Much as errors in baseball and unforced errors in tennis, I believe keeping errors in soccer could lead to much more insight and understanding into the quality of a player. Scoring an error in soccer would be difficult and very subjective since failure in soccer happens so often as previously discussed in this blog, but that in no way would diminish the value of the stat since I have already shown in previous posts on this blog how important it is for players to make high-percentage choices while moving the ball downfield (and defending, too).
I personally think the concept of an error in soccer should be slanted more towards the concept of “unforced” errors since those I feel are more likely to show a lack of skill or a lack of quality decision making. Errors should also be kept for defense as well as offense.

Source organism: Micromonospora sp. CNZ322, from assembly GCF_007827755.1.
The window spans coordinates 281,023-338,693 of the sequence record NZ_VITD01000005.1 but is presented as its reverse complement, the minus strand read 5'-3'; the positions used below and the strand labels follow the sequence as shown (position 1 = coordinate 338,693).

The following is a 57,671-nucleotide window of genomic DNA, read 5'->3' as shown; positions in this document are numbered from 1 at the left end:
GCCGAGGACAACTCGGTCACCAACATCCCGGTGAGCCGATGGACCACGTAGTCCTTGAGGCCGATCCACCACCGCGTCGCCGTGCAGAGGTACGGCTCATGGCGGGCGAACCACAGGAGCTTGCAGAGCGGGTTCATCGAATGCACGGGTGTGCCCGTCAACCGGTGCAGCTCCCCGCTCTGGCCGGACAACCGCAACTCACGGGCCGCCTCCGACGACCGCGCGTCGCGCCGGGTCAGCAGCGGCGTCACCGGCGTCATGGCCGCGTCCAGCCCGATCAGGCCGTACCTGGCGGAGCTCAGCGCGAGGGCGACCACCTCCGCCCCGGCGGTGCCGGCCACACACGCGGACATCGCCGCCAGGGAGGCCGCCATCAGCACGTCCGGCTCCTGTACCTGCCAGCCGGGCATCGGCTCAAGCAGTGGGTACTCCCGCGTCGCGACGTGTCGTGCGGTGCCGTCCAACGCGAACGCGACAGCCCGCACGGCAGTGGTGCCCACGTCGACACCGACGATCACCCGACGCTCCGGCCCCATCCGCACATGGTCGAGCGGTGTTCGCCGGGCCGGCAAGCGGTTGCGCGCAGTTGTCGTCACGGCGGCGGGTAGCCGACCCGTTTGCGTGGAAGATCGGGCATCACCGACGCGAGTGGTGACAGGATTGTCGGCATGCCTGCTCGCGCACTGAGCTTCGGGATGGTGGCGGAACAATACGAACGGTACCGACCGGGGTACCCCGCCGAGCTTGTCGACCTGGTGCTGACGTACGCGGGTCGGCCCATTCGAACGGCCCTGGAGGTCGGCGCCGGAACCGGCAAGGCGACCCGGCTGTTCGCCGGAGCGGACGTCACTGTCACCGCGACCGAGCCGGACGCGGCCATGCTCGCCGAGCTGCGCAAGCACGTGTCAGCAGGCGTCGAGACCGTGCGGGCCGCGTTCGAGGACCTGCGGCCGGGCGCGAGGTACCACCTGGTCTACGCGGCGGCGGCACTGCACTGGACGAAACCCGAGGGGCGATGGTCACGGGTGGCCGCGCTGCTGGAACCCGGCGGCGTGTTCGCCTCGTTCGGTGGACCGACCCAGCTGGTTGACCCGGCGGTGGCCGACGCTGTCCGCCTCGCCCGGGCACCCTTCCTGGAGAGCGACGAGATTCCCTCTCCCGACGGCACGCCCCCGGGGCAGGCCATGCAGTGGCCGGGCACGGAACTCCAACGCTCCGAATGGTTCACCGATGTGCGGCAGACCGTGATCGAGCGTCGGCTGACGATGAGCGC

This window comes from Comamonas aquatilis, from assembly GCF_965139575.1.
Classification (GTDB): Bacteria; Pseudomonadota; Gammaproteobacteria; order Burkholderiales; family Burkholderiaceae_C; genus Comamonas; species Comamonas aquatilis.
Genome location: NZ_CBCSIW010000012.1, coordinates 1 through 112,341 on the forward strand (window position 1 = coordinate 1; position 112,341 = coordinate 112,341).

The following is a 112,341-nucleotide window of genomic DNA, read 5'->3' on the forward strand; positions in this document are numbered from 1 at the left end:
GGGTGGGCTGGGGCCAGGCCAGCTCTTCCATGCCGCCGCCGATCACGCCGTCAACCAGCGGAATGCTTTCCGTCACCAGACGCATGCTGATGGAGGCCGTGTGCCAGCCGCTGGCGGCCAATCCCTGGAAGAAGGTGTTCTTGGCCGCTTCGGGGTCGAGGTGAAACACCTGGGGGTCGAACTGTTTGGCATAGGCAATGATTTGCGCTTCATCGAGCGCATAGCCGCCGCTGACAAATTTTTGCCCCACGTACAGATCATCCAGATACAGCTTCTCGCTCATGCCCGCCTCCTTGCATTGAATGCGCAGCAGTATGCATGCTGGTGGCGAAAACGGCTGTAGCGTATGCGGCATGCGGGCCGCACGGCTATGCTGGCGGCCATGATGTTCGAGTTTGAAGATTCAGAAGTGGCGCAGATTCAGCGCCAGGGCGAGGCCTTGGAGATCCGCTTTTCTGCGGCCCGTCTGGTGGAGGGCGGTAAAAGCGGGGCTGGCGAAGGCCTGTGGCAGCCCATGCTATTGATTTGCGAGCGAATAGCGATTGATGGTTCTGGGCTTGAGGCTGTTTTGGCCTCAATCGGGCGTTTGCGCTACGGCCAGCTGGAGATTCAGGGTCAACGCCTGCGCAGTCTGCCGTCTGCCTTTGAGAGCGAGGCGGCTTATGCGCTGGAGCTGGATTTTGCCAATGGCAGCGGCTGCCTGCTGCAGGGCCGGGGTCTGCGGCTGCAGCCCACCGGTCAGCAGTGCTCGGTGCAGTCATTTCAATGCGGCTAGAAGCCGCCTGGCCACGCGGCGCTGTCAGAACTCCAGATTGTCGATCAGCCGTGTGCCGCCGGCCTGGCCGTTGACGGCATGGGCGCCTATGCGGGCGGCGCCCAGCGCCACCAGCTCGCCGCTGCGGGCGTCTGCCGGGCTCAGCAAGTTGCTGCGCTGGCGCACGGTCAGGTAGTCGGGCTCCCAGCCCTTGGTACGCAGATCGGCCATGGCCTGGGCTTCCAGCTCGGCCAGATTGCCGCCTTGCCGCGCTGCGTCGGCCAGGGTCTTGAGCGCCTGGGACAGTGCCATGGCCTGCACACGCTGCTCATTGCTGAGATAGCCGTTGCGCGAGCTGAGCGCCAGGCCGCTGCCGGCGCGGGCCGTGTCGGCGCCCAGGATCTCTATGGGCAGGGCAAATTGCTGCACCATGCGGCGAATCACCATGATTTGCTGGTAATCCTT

Some common plays that could be examples of soccer errors:
- An uncontrolled dribble moving up the field under little or no defensive pressure.
- Losing a dribble in the defensive half of the field while dribbling towards your own goal.
- A badly missed forward pass under little or no defensive pressure.
- A missed backwards pass in the defensive half of the field.
- A badly missed attempt to control the ball without any defensive pressure.
- A wild shot on goal with little to no accuracy.
- A failed defensive clearance that still leaves the ball in a dangerous position.
- A goalkeeper badly misplaying a shot or cross.
- Own goals.
- Senselessly committing a foul, particularly when it results in a dangerous free kick within scoring range for the other team or when the foul ends your own team’s scoring opportunity.
- A badly missed tackle.
- Kicking the ball directly out of bounds on a corner kick or goal kick.
- Not picking up a runner on defense allowing the runner to immediately receive the ball and get a shot off.
- Playing a “hospital ball” to a teammate that might technically be considered a completed pass but puts the teammate in the crosshairs of a bad challenge from the opposition with little opportunity to do anything with the ball except try to survive the challenge without getting hurt.